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So I know that one should never substitute chocolate chips for chocolate in a recipe, but I'm new to the game and don't really know what the deal with these callets is. Are they essentially the same as chocolate chips, or can I buy a massive bag of them and use interchangeable with chocolate chips as well as bar chocolate?

Sorry if this is a rookie question.

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Low quality chocolate chips often have additives in them that help them keep shape and shelf life, that's why they're not recommended. Callebaut callets are pure 100% chocolate according to Callebaut. I'd use them anywhere for bar or chips with great results. They might not come out of the oven looking exactly like a traditional chocolate chip cookie (for example) but they should taste fantastic!

  • I use these all the time and can attest to the taste being identical to the block. They go great in cookies and muffins (although they are quite intense for those not used to dark chocolate). – Aaronut Feb 16 '12 at 14:33
  • Aaronut sealed the deal on this one -- just to be cleared: I wanted to know if the results I would get from using the callets would be indistinguishable from those had I chopped up a block. Thank you, rfusca and Aaruonut. – StevieP Feb 16 '12 at 22:56
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We use these for our homemade truffles, peppermint bark, and other candies. They are as good as any bar with a bonus-no chopping! IMO, that is their big advantage.

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I feel some of the answers here are too categorical. They fail to distinguish between the chocolate format and the blend. There is no one-to-one relationship between the format (e.g., chip/wafer/block) and the blend (ingredients, esp. the quantity and type of fat).

Couverture-quality chocolate, used for confections and ganaches, will typically only use cocoa butter as the fat. In particular, premium chocolate for coating ("couverture" = blanket, covering, coating) relies on cocoa butter for tempering. Such chocolate can be provided in any format, including chips.

Chocolate chips specifically intended for baking will have less cocoa butter than couverture, or even no cocoa butter, substituting other fats. This isn't necessarily a quality issue. Couverture-quality chips melt more easily and with greater fluidity than you may want for baking; the melting chocolate may spread out too much in the batter during baking. Chips specifically for baking use a different fat blend so that they keep their integrity better during baking. Of course, some manufacturers may use an inferior blend to keep costs low, sacrificing quality. But even premium manufacturers often use different blends for baking chips vs. chocolate intended for confections.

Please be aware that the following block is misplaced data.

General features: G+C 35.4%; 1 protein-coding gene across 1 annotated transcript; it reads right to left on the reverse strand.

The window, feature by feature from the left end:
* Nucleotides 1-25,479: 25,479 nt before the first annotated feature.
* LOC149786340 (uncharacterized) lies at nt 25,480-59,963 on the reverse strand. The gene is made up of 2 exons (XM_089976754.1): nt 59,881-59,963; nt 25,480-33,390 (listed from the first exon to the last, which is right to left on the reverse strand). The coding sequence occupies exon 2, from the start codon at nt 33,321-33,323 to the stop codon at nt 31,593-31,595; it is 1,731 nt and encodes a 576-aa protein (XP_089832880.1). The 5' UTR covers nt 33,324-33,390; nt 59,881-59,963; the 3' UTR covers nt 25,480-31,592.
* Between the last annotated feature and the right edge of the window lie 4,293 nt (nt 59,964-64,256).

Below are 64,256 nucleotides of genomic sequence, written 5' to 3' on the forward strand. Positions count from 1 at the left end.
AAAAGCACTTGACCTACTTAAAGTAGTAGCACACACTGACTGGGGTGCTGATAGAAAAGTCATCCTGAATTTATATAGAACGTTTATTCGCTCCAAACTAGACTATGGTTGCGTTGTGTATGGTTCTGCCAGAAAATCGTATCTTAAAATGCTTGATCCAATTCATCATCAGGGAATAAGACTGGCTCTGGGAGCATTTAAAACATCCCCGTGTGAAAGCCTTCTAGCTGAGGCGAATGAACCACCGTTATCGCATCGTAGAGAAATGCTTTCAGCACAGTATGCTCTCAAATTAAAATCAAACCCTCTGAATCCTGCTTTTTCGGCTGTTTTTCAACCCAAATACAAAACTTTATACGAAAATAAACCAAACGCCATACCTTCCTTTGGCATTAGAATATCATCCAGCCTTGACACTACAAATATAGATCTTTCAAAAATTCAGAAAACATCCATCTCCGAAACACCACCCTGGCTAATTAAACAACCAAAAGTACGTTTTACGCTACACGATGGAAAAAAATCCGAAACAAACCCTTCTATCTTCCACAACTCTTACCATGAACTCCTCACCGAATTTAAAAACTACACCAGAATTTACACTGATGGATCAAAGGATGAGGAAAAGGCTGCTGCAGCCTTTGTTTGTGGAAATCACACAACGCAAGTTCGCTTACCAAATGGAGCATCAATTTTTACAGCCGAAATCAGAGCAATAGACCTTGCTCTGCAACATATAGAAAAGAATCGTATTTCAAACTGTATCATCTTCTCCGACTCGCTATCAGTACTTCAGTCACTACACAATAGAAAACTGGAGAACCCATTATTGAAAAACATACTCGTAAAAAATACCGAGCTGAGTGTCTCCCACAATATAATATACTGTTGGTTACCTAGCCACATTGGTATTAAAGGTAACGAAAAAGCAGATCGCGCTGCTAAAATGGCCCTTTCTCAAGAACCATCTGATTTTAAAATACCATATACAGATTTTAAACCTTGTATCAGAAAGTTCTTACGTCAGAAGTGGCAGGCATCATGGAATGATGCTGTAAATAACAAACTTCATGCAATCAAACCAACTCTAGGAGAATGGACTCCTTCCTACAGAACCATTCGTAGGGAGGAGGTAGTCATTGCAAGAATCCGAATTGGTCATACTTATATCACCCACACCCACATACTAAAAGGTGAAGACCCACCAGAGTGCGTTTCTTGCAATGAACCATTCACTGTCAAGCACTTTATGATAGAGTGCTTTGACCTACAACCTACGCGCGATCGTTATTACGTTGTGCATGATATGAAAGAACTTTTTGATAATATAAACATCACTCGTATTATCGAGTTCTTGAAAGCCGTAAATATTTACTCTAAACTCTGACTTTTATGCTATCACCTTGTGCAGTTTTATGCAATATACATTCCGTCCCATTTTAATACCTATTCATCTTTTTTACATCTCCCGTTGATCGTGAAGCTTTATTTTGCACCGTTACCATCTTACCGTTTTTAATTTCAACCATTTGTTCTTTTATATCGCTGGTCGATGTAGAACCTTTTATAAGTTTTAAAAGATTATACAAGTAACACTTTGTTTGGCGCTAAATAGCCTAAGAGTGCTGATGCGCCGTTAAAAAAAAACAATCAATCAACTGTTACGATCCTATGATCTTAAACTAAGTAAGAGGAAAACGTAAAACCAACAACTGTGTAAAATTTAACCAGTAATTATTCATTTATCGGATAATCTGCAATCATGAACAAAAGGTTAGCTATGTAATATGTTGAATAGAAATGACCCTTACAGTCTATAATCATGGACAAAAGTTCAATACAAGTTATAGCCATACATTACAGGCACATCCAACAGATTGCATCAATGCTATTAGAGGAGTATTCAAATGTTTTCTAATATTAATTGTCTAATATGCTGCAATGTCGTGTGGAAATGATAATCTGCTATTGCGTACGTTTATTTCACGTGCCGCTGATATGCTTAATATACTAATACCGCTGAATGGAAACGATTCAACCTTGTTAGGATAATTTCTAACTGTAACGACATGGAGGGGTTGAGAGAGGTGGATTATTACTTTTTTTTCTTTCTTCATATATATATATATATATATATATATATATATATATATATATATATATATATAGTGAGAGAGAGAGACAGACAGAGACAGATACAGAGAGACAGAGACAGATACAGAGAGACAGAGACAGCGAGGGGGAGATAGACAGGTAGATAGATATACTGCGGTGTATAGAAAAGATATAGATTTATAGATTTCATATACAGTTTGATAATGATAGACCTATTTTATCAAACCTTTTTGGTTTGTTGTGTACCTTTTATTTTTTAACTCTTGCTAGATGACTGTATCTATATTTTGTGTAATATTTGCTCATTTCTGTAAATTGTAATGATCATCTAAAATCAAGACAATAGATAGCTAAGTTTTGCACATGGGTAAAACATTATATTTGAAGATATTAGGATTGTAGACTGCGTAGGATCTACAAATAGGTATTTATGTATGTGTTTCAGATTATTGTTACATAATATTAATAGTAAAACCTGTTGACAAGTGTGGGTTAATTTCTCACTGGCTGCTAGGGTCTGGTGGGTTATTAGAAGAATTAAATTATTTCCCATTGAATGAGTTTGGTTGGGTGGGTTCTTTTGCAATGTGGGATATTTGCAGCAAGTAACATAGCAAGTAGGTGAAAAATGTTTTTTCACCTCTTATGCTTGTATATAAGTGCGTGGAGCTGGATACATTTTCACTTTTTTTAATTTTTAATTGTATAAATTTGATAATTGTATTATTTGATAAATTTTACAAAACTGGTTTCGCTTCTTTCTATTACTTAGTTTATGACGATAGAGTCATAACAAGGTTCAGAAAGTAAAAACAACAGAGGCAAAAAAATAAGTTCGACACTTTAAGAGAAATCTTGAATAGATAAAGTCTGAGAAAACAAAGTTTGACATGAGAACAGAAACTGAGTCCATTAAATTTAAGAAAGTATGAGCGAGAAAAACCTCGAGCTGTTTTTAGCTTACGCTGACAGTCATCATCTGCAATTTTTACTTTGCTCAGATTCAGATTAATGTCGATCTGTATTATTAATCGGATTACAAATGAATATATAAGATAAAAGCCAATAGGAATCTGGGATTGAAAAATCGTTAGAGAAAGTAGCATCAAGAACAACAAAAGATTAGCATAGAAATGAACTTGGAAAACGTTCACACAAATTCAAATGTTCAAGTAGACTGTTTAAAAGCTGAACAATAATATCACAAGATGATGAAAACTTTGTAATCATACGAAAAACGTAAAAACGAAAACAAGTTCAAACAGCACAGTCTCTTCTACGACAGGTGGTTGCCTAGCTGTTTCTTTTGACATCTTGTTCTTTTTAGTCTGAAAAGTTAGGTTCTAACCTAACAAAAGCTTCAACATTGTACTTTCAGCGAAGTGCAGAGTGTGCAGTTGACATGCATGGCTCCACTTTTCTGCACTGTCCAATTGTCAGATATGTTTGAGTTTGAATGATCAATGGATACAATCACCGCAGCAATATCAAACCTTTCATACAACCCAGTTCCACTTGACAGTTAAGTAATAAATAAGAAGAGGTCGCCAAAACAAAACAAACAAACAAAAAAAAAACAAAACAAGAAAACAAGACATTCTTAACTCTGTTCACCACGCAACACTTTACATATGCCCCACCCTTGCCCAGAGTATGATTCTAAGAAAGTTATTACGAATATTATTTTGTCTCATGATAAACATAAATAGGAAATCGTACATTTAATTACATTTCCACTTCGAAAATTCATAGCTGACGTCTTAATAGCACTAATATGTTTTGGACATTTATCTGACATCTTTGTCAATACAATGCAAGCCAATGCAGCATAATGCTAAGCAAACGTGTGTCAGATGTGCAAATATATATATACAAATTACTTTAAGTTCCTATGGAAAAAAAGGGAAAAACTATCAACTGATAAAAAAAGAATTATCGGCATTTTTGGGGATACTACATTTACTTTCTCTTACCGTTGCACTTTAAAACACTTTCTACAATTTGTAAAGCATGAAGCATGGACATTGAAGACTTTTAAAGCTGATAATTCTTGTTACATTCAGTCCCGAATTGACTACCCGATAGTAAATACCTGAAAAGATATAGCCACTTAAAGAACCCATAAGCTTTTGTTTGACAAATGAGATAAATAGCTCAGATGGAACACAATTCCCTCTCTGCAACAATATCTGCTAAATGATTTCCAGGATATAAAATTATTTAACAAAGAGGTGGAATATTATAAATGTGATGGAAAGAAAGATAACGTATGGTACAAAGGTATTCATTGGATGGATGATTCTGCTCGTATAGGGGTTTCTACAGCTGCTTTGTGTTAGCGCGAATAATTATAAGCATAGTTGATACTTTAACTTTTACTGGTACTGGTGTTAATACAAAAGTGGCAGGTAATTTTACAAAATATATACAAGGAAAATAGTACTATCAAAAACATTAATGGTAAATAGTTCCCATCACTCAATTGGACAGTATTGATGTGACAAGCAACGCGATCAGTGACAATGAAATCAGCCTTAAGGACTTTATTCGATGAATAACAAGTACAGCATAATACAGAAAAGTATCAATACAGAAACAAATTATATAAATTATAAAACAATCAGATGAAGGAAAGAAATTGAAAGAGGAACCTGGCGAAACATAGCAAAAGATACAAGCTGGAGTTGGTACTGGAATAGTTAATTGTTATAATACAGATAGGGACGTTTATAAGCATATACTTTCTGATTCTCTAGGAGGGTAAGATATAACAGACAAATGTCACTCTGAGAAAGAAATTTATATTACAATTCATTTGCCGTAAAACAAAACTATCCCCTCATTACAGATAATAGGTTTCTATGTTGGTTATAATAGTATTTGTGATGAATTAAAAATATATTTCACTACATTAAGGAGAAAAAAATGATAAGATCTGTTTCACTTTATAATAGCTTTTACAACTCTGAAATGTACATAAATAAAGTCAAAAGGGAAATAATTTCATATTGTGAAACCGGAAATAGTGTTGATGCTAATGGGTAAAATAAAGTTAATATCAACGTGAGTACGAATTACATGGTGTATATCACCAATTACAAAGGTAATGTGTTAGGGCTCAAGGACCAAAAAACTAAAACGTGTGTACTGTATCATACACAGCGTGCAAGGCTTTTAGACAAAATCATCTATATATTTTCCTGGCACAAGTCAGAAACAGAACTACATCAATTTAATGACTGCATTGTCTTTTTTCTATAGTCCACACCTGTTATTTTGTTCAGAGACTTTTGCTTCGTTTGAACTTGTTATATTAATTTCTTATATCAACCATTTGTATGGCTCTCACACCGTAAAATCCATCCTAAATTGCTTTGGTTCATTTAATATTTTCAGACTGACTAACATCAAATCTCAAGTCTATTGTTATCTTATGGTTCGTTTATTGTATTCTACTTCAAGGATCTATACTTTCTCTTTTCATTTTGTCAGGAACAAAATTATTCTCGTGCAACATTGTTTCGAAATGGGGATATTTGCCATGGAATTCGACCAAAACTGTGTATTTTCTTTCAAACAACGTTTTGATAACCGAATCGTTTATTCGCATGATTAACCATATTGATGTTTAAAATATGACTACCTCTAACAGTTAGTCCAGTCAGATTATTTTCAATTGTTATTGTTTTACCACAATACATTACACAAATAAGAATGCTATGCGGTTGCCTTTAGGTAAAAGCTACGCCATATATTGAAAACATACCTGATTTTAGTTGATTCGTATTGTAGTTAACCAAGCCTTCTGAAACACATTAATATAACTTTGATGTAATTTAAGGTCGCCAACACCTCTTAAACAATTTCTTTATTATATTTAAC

Speaking for myself, I often use some couverture-quality chips or wafers when I bake cookies or blondies. I don't care that they spread more in the batter; I kind of like that, in fact! That said, I do also keep baking chips in stock, and I tend to mix them and couverture chips and wafers when I bake. This is partly to control expense, but also there are some baking chips I do like a lot. I much prefer Ghirardelli and Guittard baking chips to the standard store brands (Tollhouse, Hershey, Bakers). Guittard in particular is a US chocolate manufacturer that is very well known for their couverture-quality chocolate for confections (sold in wafers and blocks); but they also produce chips specifically for baking.

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The idea of not substituting chocolate chips for chocolate is based on what the other answers say: that chocolate chips have different ingredients (usually a substituted fat in addition to or instead of cocoa butter) than regular eating chocolate.

That is true for many brands.

However, some brands of chocolate sell callets, drops, or chips which are exactly the same formula as their bar chocolate. One such brand available in grocery stores is Ghirardelli. Caullubet is another, although not a grocery store brand. The "disks" from many quality chocolate makers such as Del Rey are also their regular quality chocolate. The form factor is to facilitate melting.

If you know the chocolate is real chocolate, you can use it for any application suitable for real chocolate. Of course, its good to read the label, and know the cocoa percentage and so on for taste, but real chocolate is real chocolate.

Yum.

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Cooking chocolate has additives (such as vegetable fats) designed to make the chocolate more "chocolate" like AFTER baking

Regular chocolate tend to go dull, and stay soft and even sticky after baking, so may not be ideal depending on what you are making

Most people can't taste the difference once baked inside a product e.g. chocolate chip cookie

Save your good chocolate for eating straight!

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